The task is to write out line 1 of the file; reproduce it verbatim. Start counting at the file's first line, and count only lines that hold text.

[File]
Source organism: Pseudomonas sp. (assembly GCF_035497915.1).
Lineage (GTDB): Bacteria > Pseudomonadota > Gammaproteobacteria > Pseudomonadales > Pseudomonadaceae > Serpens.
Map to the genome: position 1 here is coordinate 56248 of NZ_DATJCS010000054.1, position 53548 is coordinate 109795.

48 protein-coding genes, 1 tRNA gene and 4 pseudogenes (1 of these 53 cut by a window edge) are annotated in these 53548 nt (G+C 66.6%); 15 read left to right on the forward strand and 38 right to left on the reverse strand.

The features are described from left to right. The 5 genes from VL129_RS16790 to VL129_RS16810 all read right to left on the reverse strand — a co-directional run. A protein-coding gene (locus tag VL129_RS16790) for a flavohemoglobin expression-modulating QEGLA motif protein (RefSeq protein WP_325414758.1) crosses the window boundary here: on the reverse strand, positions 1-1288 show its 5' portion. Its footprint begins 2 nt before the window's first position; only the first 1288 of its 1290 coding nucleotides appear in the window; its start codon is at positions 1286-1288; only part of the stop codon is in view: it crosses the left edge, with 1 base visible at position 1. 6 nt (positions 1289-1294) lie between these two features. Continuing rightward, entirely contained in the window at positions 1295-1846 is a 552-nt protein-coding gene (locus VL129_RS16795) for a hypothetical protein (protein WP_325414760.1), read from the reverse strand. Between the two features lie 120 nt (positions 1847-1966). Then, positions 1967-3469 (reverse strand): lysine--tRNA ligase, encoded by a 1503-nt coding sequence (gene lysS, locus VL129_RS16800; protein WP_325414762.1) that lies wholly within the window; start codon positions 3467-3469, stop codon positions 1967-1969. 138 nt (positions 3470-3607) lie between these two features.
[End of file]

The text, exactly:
Source organism: Pseudomonas sp. (assembly GCF_035497915.1).